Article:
Then in 1974 the Fitzgerald Marine Reserve ocean boundary was extended and encompassed MWSD’s ocean outfall. This action put MWSD’s discharge location in violation of CA state law. When MSD planned to move the outfall, the County extended the boundary of the Marine Reserve further. Meanwhile the State of CA issued a series of violations to Half Moon Bay and Granada, which both had public health hazards in failing single-stage treatment plants, and ordered that each comply with evolving state standards. In a 1976 meeting in Montara, it was stated that failure to move the Montara outfall by a deadline was subject to penalties of $6,000/day.
In 1979 the State Attorney General action forced MWSD to abandon their treatment plant and triggered formation of the Sewer Authority Mid-Coastside (SAM), a Joint Powers Authority created under contract between MSD, GSD, and HMB.
In order to make this work, the Intertie Pipeline System (IPS) was created to pump sewage from Montara and El Granada down to the new SAM plant. As noted in the formation documents, construction of the IPS was from South to North because the Granada Sanitation District was discharging primary effluent into the Fitzgerald Marine Reserve, whereas Montara’s was being treated. Over the years, these aging IPS pipes required maintenance, some of which HMB stalled, and additional wet weather storage, and which caused many spills and the combination of under-maintained pipes and severe wet weather eventually caused a major spill in March, 2017, resulting in fines to the agency.
To address overflow problems, an original wet weather storage (WWS) project was planned to attain safety from spills during extreme wet weather events. The concept is to use holding tanks upstream on the IPS to allow SAM operators to turn off the flow from the north, back up the sewage in the pipes and tanks, and allow HMB to consume full plant capacity until a storm abates. Decades ago, all three SAM member agencies paid for the conversion of the Walker tank in Montara to this purpose. Only MWSD and GCSD paid for an additional 200,000 gallons of WWS, finished in 2012. Had MWSD and GCSD not put in this extra storage at their cost, there would have been even more spills, and the 2017 spill and fine would have been higher. In an agreement with Water Quality Regulators, SAM was recently allowed to expand the WWS project instead of paying fines for the 2017 spill. After years of delay, SAM is just now installing HALF of the recommended additional wet weather overflow capacity in the Burnham Strip because HMB wouldn’t vote for the full 400,000 gallon additional capacity.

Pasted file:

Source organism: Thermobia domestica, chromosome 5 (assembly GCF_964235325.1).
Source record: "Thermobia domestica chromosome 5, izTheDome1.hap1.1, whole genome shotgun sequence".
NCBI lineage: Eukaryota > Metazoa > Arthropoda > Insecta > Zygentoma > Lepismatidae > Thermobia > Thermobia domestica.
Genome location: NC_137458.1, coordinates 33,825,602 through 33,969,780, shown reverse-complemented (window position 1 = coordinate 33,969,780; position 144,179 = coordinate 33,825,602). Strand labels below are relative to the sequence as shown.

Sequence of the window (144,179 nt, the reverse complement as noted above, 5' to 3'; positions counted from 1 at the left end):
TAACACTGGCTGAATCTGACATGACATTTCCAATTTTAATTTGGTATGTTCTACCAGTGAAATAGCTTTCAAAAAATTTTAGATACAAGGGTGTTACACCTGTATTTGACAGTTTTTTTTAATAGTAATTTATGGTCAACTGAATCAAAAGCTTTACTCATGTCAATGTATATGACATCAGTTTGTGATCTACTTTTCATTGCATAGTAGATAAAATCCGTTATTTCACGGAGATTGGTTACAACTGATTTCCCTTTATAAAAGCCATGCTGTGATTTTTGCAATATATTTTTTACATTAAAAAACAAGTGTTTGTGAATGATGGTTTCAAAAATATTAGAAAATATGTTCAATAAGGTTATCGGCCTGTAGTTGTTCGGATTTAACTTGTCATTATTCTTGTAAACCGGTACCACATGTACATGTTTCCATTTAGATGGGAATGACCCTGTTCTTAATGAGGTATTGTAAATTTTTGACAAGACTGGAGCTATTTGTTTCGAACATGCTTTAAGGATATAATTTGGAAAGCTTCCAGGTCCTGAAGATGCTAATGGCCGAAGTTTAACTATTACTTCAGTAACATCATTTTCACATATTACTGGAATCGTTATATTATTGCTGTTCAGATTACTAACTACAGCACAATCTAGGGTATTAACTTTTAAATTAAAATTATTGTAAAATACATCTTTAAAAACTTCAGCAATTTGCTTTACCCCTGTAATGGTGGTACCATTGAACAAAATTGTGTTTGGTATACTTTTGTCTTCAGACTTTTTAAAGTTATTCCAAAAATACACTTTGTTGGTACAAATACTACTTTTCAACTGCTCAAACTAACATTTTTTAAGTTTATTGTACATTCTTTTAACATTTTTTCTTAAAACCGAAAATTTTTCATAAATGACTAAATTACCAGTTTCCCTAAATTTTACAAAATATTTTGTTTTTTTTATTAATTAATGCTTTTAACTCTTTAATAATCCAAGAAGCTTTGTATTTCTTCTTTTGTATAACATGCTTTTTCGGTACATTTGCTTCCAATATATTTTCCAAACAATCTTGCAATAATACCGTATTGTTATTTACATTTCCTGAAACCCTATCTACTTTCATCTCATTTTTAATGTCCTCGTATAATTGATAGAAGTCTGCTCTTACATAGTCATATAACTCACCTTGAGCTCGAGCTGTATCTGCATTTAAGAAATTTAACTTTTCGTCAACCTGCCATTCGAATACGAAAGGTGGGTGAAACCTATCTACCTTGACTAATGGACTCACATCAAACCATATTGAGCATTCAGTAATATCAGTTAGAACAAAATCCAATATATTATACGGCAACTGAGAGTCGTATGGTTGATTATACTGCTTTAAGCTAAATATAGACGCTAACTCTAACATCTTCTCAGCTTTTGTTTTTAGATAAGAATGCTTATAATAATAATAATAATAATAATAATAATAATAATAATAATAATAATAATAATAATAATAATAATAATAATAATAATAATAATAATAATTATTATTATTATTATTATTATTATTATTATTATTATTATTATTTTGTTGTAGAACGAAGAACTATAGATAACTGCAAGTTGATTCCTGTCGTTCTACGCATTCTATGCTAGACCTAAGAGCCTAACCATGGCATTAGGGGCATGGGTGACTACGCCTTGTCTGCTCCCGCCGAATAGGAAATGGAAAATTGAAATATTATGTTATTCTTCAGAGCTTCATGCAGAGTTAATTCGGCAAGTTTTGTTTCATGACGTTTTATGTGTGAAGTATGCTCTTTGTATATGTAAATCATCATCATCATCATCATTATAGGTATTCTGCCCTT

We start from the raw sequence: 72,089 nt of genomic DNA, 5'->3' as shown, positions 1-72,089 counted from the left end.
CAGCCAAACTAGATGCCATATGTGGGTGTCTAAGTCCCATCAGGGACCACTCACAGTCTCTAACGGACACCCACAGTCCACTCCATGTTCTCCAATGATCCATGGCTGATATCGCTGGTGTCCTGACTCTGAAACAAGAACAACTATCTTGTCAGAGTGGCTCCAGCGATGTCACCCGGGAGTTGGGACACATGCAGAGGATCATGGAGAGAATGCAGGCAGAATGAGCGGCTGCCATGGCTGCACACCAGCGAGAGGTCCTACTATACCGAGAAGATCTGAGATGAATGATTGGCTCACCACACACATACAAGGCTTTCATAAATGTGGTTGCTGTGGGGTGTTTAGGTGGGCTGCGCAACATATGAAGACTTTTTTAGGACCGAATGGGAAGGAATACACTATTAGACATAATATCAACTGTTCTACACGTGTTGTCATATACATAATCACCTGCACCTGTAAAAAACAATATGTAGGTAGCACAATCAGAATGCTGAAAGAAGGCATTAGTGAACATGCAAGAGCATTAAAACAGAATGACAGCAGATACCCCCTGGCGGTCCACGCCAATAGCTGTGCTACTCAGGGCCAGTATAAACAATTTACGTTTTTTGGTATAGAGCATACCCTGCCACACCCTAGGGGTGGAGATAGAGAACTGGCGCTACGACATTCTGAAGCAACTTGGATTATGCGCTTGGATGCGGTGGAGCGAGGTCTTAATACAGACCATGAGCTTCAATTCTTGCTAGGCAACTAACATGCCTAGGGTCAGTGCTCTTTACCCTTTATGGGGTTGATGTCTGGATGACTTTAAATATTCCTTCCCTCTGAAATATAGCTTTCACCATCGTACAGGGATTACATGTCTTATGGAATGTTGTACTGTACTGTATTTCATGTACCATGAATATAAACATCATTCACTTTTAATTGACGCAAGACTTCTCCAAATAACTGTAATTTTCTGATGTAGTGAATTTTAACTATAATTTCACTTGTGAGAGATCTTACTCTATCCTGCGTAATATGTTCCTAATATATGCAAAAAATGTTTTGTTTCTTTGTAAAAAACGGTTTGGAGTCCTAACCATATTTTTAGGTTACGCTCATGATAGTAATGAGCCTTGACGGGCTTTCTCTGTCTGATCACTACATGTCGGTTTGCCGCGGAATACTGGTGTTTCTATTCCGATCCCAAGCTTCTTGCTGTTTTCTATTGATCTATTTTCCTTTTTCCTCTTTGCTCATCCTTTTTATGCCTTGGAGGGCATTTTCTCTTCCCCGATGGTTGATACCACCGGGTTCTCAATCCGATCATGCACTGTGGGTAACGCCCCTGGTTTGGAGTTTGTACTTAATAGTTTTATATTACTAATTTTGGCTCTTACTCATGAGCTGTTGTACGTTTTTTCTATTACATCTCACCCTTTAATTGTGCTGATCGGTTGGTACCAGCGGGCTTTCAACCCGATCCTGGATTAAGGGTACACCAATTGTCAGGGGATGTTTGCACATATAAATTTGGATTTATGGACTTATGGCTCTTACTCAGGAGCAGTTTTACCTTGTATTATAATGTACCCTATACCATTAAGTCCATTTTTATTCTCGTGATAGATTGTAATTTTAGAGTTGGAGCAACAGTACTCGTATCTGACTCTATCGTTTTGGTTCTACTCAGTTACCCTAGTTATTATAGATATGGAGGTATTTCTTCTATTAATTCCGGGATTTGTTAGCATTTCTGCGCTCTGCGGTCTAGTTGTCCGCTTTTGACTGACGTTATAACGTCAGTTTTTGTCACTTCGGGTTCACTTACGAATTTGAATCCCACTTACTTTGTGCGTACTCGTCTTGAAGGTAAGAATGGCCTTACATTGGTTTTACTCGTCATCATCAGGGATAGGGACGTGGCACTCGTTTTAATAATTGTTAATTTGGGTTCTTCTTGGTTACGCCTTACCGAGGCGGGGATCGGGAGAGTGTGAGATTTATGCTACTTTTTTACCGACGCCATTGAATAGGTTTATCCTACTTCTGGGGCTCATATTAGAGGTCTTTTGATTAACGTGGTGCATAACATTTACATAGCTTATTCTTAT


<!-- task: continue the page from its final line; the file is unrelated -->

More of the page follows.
The Lawsuit Arises
In July, 2017 the City of Half Moon Bay filed a lawsuit against MWSD, GCSD, and SAM claiming continuing investments in the Intertie Pipeline System should not be paid by HMB. HMB now approves expenditures for certain IPS-related projects only under protest, subject to repayment pending the outcome of the lawsuit.
So what happens now?
In the short run, the costs of the dispute keep adding up. Disputed capital replenishment projects related to the IPS have now exceeded $6 million with the addition of the most recent Wet Weather Storage project in the Burnham Strip – designed to protect the plant from overflows. SO, if HMB wins this unjustified lawsuit, it will pay NONE of those $6m costs. Which means that MWSD and GCSD will pay an extra $3 million above their combined 50% share of SAM ownership.
One strange aspect of this lawsuit is that SAM does not appear to be involved in defending itself, or providing its expertise in the adjudication of the lawsuit – even though it was a named party in the suit. One can understand that HMB does not want to be paying half of SAM’s attorney’s fees on a lawsuit they created. But this seems a strange wrinkle worthy of additional research.
In the meantime, legal costs will continue to grow, exceeding $1 million for HMB and probably a similar total for the other two agencies (if not DOUBLE the HMB costs). My estimate is that about $1.5 million has already been spent on lawsuit costs between the three agencies. Note the surge in legal expenses in HMB between the pre-lawsuit years and early 2020 (when things had calmed down for a while). Over 3 years the extra legal expenses total about $680,000. I’m unclear if any legal fees can be recovered by the victorious party in the lawsuit, but that could be added to the price tag, for someone. Apparently, HMB has refused to proceed with the mediation process, instead opting for the pressure of a lawsuit. So the HMB share could reach $1 million through the course of a trial. It’s unclear what the other two agencies are paying, but a reasonable estimate range would be that: a) they’re each paying about half of what HMB is, or b) they’re each paying the same as HMB. So, that could total $2 to 3 million in legal fees and expert engineering testimony.